Imagine for a moment that it was Sinn Fein being scrutinised at the RHI Inquiry at Stormont; that they had held the responsible ministry for energy when the RHI scheme was devised and implemented and that the shoe was on the other foot for this whole scandal. Imagine that it was Michelle O’Neill that was being hauled over the coals, not Arlene Foster.
What would the discourse be on this issue in that scenario? Would it be any different from now?
I think it would. Massively.
Sinn Fein and their allies would be making repeated accusations that this was a British-orchestrated plot to discredit them and keep them out of office; that it was a crude attack on Irish republicanism itself in an effort to marginalise the Catholic community and the Irish nationalist aspiration.
BBC’s role in RHI
After all, the entire RHI scandal was first identified by Britain’s state broadcaster, the BBC, in July 2016 who went on to give it massive coverage through its Spotlight programme in December 2016 and on the Nolan Show ever since.
Now they continue that focus through their detailed and ongoing coverage of the inquiry. Even to the point of providing a link to the live coverage of proceedings which the Nolan Show encourages people to watch.
The BBC have been a ‘public service broadcaster’, but in recent years they have become the ‘state broadcaster’ in Britain, increasingly reflecting the British Government’s position on most issues. They are regularly criticised for their pro-government reporting.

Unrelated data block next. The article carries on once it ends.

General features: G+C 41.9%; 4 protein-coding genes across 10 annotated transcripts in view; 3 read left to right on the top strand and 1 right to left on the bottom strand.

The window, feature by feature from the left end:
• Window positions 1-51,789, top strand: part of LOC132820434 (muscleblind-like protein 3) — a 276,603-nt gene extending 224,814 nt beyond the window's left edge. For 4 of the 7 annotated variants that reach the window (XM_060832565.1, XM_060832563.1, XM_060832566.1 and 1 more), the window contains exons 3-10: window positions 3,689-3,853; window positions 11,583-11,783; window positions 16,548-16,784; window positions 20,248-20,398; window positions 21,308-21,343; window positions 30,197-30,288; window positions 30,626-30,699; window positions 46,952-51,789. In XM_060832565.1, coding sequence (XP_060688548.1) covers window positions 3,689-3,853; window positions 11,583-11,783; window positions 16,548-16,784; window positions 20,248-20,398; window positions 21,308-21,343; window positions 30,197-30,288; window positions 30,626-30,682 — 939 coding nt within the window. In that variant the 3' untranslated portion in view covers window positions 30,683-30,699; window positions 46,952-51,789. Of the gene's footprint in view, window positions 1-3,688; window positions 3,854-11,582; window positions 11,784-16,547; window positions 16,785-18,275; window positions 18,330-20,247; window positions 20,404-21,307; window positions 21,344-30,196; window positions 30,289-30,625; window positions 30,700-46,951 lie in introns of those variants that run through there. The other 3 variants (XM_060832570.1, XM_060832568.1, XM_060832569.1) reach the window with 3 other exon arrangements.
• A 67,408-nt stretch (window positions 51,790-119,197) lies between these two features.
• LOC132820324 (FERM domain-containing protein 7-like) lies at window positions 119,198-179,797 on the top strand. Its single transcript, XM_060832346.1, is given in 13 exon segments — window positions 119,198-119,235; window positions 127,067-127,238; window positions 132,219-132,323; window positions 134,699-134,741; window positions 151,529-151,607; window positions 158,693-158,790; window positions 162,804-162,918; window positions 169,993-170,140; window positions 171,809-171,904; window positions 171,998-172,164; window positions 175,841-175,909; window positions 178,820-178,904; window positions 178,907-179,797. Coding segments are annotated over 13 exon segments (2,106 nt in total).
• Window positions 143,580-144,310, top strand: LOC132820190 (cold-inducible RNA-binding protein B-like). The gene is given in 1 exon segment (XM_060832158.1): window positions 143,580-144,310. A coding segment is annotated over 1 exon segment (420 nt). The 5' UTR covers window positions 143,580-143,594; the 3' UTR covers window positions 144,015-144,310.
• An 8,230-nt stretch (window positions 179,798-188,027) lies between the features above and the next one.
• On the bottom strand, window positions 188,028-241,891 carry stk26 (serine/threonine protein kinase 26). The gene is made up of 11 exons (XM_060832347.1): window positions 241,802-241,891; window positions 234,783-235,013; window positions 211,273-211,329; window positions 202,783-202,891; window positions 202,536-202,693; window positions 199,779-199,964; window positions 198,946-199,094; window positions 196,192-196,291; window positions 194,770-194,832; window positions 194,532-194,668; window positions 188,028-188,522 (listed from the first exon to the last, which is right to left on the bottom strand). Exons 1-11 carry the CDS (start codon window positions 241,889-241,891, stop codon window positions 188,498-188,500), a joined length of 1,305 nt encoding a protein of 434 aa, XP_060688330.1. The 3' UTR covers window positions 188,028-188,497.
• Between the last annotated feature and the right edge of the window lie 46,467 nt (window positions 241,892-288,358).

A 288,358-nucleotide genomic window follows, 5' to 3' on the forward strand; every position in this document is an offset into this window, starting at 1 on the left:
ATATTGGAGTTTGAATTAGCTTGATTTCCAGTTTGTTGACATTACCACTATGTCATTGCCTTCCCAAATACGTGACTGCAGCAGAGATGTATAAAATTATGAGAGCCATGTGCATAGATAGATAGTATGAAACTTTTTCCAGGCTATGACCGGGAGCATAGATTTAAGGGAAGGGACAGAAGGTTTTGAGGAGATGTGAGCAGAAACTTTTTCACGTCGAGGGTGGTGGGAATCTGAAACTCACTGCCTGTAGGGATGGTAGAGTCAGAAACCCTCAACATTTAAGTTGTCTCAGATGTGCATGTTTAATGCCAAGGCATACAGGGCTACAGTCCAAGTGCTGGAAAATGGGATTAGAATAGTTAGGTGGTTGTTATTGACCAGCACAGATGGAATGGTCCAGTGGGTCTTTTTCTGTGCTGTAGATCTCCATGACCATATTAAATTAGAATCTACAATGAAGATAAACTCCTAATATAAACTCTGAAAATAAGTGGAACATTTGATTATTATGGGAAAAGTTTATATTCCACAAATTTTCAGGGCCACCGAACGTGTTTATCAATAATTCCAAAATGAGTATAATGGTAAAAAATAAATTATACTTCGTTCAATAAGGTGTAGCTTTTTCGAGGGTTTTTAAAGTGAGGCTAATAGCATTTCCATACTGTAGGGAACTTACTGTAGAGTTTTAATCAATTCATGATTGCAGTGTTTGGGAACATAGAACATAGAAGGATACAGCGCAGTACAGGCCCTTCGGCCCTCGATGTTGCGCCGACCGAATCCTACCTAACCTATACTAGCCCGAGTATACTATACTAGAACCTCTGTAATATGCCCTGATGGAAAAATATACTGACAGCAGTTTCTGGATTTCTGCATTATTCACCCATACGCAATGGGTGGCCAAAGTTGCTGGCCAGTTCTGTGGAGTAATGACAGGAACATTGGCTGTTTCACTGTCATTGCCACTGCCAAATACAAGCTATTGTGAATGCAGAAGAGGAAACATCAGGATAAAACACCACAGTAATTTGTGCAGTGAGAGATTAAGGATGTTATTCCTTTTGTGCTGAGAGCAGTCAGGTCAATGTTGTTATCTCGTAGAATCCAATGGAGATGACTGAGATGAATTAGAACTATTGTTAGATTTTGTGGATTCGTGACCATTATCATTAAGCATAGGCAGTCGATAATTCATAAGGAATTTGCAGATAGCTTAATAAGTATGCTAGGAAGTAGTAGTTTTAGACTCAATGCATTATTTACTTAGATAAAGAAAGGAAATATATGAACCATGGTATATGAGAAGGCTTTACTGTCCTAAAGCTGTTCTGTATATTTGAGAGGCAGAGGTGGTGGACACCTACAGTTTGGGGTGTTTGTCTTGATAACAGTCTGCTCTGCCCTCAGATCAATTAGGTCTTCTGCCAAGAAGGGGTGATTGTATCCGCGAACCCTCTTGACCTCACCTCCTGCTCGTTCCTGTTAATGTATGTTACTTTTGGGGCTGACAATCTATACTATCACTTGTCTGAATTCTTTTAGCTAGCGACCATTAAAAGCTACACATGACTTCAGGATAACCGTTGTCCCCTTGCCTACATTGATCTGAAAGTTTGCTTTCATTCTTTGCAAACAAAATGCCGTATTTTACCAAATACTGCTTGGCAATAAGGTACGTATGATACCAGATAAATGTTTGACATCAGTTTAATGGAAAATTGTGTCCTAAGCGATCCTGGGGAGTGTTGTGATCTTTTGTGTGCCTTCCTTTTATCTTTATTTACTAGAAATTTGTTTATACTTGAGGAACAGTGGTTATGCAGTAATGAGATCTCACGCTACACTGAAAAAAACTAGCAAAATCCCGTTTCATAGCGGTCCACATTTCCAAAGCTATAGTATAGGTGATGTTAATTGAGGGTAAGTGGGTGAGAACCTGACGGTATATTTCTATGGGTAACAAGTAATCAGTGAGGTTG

There is little doubt that in this hypothetical scenario of Sinn Fein in the dock, the motives of the BBC, and by extension their political masters the British government, would be called into question and come under enormous local and international scrutiny.
But because it is the defenders of all things British – the Democratic Unionist Party – in the dock does that mean there are no political motives behind the investigations into the RHI affair?
This scandal has already cost Northern Ireland its devolved institutions, throwing the region into political chaos for almost eighteen months and as a result may well do enormous long term damage to the union, the Northern Ireland Civil Service, the fortunes of the DUP and the career of its leader, Arlene Foster.
Northern Ireland has seen nothing like it.